On 29th January 1975 the Danish tanker JAKOB MAERSK struck bottom while manoeuvring onto the berth with the aid of tugs at the port of Leixoes, northern Portugal. It was carrying ~88,000 tonnes of oil, comprising Iranian light crude oil cargo and bunker fuel oil when the incident occurred.
Heavy swell caused the vessel to repeatedly rise and fall onto the rocky seabed resulting in damage to the cargo tanks. Oil entered the engine room causing explosions and a fire which spread to the cargo holds and to oil floating on the water.
7 crew members were killed and the rest abandoned ship.
The vessel and floating oil continued to burn for two days with clouds of black smoke affecting the nearby city of Porto. Schools and colleges were closed and a number of residents were taken to hospital suffering from smoke inhalation.
After further explosions on 31st January caused by burning floating oil, the vessel broke into two parts. The stern section sank while the bow was washed onto shore.
It was estimated that between 40,000 and 50,000 tonnes of oil was consumed by fire. Much of the spilled oil was blown out to sea and 25,000 tonnes were estimated to have dispersed as a result. The remaining oil washed up on the shoreline with the heaviest contamination found in a 3-4 kilometre stretch immediately adjacent to the vessel. Traces of oil were found up to 15-20 km north and south of the wreck site.
The entrance to the harbour was boomed with some success, although some oil did enter when the boom was opened to allow vessels to pass through. A barrier improvised from netting and straw was used to encircle the wreck and while successful initially in absorbing the oil and preventing further spreading, this became waterlogged and broke up causing secondary contamination.
Dispersant was sprayed from vessels but was considered to be largely ineffective due to minimal mixing as a result of calm seas.
Both manual and mechanical shoreline clean-up were undertaken with local inhabitants, the army, navy and fire service cleaning some areas. Heavily oiled sand was removed using bulldozers. More lightly oiled sand was pushed into the sea and treated with dispersants.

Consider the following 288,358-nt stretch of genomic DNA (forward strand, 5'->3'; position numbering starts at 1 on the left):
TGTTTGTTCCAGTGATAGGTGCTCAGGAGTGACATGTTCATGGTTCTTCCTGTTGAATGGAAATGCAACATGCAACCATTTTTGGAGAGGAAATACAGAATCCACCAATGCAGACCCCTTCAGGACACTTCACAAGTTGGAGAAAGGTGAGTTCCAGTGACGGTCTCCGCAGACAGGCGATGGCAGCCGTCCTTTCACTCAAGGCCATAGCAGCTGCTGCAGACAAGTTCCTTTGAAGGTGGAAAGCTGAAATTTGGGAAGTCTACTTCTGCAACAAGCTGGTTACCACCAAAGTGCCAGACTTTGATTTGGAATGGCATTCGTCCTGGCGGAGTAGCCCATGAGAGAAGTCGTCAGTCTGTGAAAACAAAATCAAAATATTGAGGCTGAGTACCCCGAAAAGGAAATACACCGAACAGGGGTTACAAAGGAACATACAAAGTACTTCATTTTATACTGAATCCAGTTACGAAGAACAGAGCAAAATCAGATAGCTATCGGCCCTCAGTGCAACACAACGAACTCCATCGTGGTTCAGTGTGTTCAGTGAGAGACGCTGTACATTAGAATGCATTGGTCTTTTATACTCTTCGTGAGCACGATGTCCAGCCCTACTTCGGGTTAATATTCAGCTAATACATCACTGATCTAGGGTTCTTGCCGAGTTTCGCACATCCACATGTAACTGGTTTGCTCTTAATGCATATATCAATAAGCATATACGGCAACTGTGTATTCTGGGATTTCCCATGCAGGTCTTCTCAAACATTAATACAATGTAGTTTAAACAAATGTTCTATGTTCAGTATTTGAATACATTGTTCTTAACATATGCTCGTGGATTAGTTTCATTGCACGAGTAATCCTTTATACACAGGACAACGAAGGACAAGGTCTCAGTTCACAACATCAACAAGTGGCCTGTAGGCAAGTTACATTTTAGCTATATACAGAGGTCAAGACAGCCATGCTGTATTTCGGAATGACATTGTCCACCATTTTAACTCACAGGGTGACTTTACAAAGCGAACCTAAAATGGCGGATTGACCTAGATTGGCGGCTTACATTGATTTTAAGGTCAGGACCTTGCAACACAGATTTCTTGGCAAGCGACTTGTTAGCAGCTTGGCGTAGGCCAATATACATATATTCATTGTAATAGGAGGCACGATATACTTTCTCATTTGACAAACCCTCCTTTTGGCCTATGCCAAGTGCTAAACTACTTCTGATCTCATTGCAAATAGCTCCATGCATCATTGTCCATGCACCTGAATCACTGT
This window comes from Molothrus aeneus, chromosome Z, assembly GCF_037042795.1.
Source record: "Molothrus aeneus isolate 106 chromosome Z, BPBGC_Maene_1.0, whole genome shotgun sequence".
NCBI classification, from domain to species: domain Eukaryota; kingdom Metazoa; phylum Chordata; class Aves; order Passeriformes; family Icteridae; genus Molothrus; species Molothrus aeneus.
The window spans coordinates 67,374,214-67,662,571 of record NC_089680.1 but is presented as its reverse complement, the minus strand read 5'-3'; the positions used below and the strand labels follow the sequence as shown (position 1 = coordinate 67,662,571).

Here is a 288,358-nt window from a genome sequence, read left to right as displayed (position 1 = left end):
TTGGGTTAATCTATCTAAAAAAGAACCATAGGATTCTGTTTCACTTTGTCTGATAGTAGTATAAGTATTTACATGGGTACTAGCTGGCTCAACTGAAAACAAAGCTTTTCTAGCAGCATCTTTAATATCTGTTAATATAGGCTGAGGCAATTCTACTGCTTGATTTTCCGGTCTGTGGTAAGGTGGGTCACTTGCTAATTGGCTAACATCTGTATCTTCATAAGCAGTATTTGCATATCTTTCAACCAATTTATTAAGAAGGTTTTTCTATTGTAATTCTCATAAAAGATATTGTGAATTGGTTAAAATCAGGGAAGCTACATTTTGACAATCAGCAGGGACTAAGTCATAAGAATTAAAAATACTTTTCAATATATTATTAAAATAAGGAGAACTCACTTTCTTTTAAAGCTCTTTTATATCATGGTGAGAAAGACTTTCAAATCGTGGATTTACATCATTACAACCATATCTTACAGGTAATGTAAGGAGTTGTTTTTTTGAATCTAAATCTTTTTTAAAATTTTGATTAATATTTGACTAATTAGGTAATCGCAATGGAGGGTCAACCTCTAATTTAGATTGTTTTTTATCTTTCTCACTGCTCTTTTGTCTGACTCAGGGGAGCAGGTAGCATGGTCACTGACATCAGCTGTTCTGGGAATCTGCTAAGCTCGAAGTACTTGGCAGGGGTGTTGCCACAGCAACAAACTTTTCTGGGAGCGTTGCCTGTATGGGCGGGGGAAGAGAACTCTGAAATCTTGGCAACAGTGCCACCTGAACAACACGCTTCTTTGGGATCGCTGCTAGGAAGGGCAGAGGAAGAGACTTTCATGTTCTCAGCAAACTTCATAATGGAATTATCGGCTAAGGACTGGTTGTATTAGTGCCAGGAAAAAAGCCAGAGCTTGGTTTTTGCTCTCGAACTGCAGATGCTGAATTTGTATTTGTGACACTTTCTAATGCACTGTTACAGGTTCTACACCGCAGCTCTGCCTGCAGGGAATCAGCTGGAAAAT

Very few birds were observed to have been affected as a result of the spill and local fisheries were relatively unaffected other than short term tainting. However, significant mortalities of seaweed and molluscs were recorded in the heavily contaminated areas.
ITOPF attended on-site to advise the Portuguese Navy and local authorities on the response. We assisted the shipowner to bring additional equipment and material to Portugal from the UK and commissioned surveys of local fisheries and affected areas. We also provided assistance to the casualty’s P&I Club to assess claims from the various parties.
- Hooke, N. (1997) Maritime casualties, 1963-1996. 2nd edition, LLP Limited, London
- Environment Canada (1976). Spill in Portugal. A report of the JAKOB MAERSK incident. Report no. EPS-8-EC-76-1. Environmental conservation Directorate, Canada
- Canelas, L.D. and J. D. Calejo Monteiro (1977). Some studies of an oil spillage due to the JACOB MAERSK accident. Paper presented at the Oil Spill Conference March 8-10 1977, New Orleans, Louisiana, USA
Categories: Portugal, Oil, Oil Tanker, Europe